Monday, October 29, 2012


When one contemplates how great God is, one cannot but be struck with how vile man and all man's works are.  Even our best works are worth nothing to God, yet we trust in them.  But God brings his children from trust in their works to trust only in Him, as Jeremiah says:

23 Thus saith the Lord, Let not the wise man glory in his wisdom, neither let the mighty man glory in his might, let not the rich man glory in his riches:
24 But let him that glorieth glory in this, that he understandeth and knoweth me, that I am the Lord which exercise lovingkindness, judgment, and righteousness, in the earth: for in these things I delight, saith the Lord.--Jeremiah 9:23-24

One of the best illustrations of this in literature is in C. S. Lewis's Prince Caspian.  After the 2nd Battle of Beruna, High King Peter introduces Prince Caspian to Aslan:

"Welcome, Prince," said Aslan. "Do you feel yourself sufficient to take up the Kingship of Narnia?"
"I — I don't think I do, Sir," said Caspian. "I'm only a kid."
"Good," said Aslan. "If you had felt yourself sufficient, it would have been a proof that you were not."

Friday, October 12, 2012

Queen Maria Clementina (Sobieska) Stuart

"Therefore as the church is subject to Christ, so let the wives be to their own husbands in every thing."--Ephesians 5:24

Maria Clementina Sobeska was born on July 18, 1702.  She was the granddaughter of King John Sobieski, who had rescued Vienna from the Turks in 1683.

In 1718, Maria Clementina agreed to marry the Jacobite king-in-exile, James III.  However, news of the marriage leaked out and the Princess was arrested and confined in Inspruck.  Chevalier Wogan (who had negotiated the marriage) was commissioned to free her.  The mission seemed nearly impossible.  However, Wogan and his little expedition located and freed the Princess, then set out back to Rome.

"...the Princess was able to proceed on her journey, during which she charmed her companions by her affability and cheerfulness."--pg. 312, History of the Irish Brigades in the Service of France

"The Princess appears to have borne with a patience and courage beyond her years."--pg. 84, Memoirs of the Pretenders by John Heneage Jesse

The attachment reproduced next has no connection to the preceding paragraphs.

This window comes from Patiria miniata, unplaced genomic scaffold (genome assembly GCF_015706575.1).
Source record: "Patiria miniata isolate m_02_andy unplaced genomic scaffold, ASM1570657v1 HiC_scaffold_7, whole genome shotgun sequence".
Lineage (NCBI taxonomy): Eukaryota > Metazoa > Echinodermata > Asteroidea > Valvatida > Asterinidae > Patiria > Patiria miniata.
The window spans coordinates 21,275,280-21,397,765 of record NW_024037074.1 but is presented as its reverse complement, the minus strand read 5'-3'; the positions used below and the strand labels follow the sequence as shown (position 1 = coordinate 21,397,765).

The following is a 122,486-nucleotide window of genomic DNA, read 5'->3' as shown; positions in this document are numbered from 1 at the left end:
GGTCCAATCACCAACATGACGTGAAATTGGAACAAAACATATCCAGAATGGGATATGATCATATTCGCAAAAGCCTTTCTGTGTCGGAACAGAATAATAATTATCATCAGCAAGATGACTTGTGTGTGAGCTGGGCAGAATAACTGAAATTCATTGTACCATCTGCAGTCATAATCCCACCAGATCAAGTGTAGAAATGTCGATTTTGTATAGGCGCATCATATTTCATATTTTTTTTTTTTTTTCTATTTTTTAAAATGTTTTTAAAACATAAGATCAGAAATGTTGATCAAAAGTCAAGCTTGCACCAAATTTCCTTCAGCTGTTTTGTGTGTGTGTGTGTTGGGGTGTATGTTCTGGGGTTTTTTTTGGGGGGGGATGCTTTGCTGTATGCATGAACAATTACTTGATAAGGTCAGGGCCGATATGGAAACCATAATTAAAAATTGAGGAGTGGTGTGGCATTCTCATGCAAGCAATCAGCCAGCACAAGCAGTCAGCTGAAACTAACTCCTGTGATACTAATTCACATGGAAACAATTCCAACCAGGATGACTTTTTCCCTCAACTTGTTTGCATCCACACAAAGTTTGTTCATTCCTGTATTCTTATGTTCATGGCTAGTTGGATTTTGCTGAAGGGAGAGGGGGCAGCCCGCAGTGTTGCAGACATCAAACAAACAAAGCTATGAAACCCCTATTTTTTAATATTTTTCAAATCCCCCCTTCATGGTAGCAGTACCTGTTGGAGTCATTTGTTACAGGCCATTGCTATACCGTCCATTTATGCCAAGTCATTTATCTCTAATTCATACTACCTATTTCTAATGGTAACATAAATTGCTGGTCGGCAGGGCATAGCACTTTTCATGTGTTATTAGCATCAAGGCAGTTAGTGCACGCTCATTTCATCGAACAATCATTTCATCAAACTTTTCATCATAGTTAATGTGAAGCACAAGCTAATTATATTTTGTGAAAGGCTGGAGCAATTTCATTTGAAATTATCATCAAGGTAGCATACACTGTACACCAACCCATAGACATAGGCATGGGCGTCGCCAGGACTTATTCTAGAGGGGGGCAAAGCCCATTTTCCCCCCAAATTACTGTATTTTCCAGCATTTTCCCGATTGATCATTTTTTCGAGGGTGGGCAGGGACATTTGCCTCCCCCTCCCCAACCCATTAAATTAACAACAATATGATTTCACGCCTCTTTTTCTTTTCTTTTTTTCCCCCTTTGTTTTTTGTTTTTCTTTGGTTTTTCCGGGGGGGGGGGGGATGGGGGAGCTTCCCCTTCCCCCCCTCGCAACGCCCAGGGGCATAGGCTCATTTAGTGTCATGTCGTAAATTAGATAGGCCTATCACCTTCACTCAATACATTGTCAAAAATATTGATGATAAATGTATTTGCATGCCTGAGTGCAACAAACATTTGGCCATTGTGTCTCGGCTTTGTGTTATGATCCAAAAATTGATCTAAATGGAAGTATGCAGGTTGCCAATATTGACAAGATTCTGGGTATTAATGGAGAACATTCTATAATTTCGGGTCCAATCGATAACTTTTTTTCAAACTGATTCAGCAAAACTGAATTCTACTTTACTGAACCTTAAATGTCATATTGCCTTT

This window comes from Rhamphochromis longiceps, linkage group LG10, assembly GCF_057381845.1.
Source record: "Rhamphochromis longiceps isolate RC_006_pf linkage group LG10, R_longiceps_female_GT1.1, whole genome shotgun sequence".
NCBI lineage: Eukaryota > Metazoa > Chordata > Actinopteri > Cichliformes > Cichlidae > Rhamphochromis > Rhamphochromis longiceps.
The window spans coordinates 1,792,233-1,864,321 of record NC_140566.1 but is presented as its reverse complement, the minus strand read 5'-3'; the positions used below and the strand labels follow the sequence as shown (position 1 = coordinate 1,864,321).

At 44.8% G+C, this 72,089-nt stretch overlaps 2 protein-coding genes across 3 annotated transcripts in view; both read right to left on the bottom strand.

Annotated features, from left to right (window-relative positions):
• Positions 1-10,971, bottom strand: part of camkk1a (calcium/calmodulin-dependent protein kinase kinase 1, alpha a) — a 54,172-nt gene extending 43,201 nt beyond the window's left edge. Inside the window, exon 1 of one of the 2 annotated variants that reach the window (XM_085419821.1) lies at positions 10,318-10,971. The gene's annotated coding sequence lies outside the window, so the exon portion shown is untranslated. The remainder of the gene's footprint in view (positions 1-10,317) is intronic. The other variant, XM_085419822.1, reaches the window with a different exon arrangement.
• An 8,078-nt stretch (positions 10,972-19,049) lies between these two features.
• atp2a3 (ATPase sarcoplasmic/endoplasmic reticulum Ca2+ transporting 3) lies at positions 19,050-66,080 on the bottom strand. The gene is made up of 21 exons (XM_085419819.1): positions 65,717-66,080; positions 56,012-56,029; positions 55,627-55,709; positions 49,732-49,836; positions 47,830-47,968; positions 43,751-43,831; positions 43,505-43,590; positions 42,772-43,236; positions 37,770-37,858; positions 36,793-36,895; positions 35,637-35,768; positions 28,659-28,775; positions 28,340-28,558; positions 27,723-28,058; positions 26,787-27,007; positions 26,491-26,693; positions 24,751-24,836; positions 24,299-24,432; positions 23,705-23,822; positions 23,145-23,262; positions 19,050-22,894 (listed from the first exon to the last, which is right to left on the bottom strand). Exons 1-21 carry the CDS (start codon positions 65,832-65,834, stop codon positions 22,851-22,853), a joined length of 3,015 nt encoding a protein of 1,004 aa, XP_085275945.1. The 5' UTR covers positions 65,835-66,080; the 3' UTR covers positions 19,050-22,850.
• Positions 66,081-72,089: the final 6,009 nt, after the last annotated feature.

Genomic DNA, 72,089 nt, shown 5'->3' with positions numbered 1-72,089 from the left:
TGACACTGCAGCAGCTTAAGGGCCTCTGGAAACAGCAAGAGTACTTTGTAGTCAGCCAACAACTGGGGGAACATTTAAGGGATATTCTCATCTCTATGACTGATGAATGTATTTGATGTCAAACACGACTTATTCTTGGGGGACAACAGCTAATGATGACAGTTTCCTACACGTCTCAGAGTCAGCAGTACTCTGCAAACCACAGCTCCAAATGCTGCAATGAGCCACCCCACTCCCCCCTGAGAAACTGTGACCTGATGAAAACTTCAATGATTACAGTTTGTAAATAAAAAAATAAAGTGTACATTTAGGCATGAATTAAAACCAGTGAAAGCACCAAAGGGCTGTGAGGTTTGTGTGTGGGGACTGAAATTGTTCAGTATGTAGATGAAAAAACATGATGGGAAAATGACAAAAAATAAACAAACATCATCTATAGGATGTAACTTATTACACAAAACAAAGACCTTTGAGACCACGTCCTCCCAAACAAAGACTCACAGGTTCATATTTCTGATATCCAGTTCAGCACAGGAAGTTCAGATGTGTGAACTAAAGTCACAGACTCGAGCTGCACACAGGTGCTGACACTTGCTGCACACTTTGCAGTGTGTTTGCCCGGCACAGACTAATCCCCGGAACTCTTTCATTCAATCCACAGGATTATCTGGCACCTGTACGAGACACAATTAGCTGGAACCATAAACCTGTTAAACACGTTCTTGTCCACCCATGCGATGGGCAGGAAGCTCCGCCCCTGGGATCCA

Maria Clementina Sobieska married James III on September 3, 1719.  He said that his new bride had "the loveliness of seventeen with the sound sense and discrimination of thirty." She had two sons, Charles Edward (a.k.a. Bonnie Prince Charlie), and Henry Benedict.  She died January 18, 1765.

Friday, October 5, 2012

James Radcliffe, Earl of Derwentwater

The Earl of Derwentwater was one of the noblemen who joined James III during the Jacobite Rising of 1715.  He was captured after the Battle of Preston, tried, and condemned to death.  His wife visited George I in person and pleaded for her husband, but to no avail.  Lord Derwentwater was executed on February 24, 1716.

"'Lord Derwentwater,' says his associate, the Rev. Robert Patten, 'was formed by nature to be universally beloved; for his benevolence was so unbounded, that he seemed only to live for others.  He resided among his own people, spent his estate among them, and continually did them kindnesses.  His hospitality was princely, and none in that country came up to it.  He was very charitable to the poor, whether known to him or not, and whether Papists or Protestants.  His fate was a misfortune to many who had no kindness for the cause in which he died.'  Smollett also has awarded a passing encomium to the memory of Lord Derwentwater, which deserves to be his epitaph. 'He was an amiable youth,' he says; 'brave, open, generous, hospitable, and humane: his fate drew tears from the spectators, and was a great misfortune to the country in which he lived; he gave bread to multitudes of people whom he employed on his estate; the poor, the widow, and the orphan rejoiced in his bounty.'"--pgs. 61-62, Memoirs of the Pretenders and their Adherents by John Heneage Jesse